The MMO Didn’t Go Didn’t Die – It Merely Moved

During the 00’s global phenomenon of MMOs rising from a once cult-like following mega-hits like World of Warcraft, the MMO genre went through some incredibly accelerated growing pains.

Wild speculation as to the future of the genre flew abound. Now, nearly two decades since the explosion, some are right to think it died.

Many titles went live and died in that time, the time which so many look back to nostalgically as “The Golden Age” And yet it can be argued, somewhat ironically, that the “Golden Age” of the MMO genre is now, not then.

For while we see far fewer attempts to create a “WoW-Killer” or another thousand-and-one carbon copies of Blizzard’s goliath, we do see nearly every new game with an online component treated as an MMO.

You can thank MMOs for the ubiquity of the “games-as-a-service” model that we see proliferate across the industry so aggressively today.

While not every game could be shipped to have all the elements from the titans of the halcyon era, the most general could be implemented – and to incredible degrees of success.

Take just a cursory glance at any major title that has come out within the last half-decade. Nearly each instance features a product that includes built-in social connectivity that goes far beyond merely being able to play with fellow players.

Social prestige, rank, reputation, and cosmetic glamour are now part-and-parcel of nearly every new game that comes waltzing out of the studios.

Undoubtedly, there are those that lament the changes the games industry has adopted over the years, often citing a purist standpoint against the implementation of social connectivity and interplay.

Yet we can’t find ourselves agreeing with them. While online play has its own challenges – mainly the persistence of player toxicity – we firmly believe that the benefits outweigh the negatives; and that the best is yet to come.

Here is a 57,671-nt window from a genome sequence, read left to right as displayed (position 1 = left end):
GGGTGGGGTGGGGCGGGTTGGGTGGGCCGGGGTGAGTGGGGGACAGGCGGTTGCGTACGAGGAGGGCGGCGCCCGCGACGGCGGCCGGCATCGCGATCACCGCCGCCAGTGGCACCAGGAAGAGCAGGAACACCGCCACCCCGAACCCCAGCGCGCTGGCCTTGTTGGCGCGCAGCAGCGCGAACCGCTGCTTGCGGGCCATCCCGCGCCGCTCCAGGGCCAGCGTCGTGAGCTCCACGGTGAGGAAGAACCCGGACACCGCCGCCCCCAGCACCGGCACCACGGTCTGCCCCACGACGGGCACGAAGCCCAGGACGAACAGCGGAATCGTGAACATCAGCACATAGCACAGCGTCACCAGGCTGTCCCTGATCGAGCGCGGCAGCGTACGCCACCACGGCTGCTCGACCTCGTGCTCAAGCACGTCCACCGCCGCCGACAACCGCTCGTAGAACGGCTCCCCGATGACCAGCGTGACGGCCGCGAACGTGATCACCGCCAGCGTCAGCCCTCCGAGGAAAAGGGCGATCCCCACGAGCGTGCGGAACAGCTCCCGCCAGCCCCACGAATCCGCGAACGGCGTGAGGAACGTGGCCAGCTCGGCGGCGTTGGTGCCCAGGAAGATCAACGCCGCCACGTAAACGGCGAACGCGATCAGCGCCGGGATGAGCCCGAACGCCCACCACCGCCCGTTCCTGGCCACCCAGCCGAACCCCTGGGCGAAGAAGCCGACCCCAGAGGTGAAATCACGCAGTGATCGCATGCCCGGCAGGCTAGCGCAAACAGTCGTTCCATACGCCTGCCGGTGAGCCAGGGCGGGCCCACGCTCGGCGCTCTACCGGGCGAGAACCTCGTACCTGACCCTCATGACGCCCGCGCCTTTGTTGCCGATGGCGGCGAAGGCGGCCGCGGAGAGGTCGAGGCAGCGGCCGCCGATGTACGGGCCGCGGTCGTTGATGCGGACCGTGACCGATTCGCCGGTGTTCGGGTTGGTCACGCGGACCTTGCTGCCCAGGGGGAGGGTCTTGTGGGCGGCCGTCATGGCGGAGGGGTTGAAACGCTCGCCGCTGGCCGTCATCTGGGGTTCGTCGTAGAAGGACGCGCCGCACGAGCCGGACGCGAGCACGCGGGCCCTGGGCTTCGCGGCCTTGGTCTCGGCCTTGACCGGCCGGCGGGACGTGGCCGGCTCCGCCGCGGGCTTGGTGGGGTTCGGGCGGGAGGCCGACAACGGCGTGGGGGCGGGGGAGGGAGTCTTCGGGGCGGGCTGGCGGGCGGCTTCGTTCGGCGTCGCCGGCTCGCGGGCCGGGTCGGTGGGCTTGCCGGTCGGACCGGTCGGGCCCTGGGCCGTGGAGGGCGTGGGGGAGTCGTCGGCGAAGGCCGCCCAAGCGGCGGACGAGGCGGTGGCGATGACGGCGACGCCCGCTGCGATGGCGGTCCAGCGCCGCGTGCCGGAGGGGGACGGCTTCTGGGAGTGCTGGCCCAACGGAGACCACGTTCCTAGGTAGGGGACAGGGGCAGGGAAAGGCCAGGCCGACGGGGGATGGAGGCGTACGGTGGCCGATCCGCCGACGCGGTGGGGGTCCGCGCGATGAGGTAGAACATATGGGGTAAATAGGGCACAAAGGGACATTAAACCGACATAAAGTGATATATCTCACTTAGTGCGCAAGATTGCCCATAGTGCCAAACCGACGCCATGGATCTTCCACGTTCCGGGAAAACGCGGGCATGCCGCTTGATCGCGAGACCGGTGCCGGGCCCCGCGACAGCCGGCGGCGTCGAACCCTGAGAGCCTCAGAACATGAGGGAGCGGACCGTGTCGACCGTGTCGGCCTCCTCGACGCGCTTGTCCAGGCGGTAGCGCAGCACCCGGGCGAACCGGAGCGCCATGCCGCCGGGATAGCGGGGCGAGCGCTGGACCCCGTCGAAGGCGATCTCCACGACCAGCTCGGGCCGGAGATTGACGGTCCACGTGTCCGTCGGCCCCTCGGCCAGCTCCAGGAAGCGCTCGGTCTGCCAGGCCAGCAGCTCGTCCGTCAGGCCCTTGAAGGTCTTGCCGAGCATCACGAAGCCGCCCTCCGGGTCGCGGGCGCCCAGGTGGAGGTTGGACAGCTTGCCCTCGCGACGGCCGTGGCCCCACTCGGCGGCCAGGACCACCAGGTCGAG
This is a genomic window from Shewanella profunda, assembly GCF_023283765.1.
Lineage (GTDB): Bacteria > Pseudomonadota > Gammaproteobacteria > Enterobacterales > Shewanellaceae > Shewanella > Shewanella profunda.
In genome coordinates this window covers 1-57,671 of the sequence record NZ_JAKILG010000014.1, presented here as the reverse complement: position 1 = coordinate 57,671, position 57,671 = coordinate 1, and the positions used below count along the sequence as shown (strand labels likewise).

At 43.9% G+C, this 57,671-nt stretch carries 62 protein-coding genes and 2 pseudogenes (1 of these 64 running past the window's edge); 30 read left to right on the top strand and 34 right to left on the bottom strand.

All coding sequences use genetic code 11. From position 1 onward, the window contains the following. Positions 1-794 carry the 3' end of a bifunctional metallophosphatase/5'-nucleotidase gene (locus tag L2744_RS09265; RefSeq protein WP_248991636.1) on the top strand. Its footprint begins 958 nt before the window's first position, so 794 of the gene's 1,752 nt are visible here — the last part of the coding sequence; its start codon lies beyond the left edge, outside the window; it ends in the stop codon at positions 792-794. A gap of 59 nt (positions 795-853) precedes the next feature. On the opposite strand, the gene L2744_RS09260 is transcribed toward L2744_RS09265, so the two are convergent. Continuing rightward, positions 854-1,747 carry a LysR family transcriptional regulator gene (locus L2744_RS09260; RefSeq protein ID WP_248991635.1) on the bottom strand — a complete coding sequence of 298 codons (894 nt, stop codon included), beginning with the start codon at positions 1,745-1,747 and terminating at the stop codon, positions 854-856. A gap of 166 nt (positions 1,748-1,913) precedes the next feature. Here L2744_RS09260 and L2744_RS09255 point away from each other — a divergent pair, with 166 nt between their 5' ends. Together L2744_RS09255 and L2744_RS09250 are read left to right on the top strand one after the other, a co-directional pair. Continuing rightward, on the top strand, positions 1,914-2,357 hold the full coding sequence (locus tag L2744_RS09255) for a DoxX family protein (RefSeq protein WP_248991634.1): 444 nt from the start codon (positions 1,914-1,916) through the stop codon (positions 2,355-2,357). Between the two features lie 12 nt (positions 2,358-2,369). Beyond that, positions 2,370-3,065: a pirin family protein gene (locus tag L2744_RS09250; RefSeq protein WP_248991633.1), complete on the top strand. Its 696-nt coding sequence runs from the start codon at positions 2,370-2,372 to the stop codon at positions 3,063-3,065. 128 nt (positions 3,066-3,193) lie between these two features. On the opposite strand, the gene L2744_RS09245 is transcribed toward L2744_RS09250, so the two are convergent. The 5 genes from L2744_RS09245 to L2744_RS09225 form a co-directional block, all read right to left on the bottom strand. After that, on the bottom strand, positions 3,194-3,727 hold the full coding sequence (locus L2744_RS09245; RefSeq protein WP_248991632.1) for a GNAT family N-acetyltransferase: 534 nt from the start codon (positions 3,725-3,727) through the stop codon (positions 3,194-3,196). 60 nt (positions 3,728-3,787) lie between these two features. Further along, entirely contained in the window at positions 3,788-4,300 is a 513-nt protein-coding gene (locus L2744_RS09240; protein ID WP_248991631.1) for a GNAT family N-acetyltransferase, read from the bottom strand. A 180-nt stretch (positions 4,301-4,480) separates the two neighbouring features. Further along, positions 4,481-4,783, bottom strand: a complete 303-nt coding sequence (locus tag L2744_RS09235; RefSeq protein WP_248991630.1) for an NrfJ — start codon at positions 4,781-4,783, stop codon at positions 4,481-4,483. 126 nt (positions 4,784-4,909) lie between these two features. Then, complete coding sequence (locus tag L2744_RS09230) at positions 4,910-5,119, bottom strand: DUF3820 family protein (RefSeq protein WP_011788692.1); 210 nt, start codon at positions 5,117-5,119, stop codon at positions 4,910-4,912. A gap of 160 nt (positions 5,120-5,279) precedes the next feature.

This console generation saw the first stirrings of actual cross-platform support by nearly every major developer – and we’ll be damned if that trend doesn’t continue well into the future.

We truly seem to be standing on a precipice where everything that follows will be able to qualify as an MMO. After all, to what extent do we need to see and interact with other players for it to be constituted a Massively Multiplayer Online experience?

We often think that the only thing to constitute playing online with another is to see them literally represented on your screen at any given time – and to watch their actions impact yours.

However, there are far more subtle – and not so subtle – ways that players can influence one another.

Take the idea of a leaderboard.

Regardless of if the players vying for the top spot will ever interact with one another directly, their mutual interest in a highly exclusive and limited position puts them in the quadrant of players who are, technically, playing online together.

Even a simple inclusion such as a real-time leaderboard can offer the first bit of connective tissue for online interactions.

We feel, however, that the future will be anything but subtle.

MMOs have shown that the spaces inhabited and shared with friends are far more real than many would have anticipated. Friendships form, love blossoms, and rivalries churn.

This, all ahead of a new generation of high-powered consoles that could lead to a cultural phenomenon that we may not be ready for.

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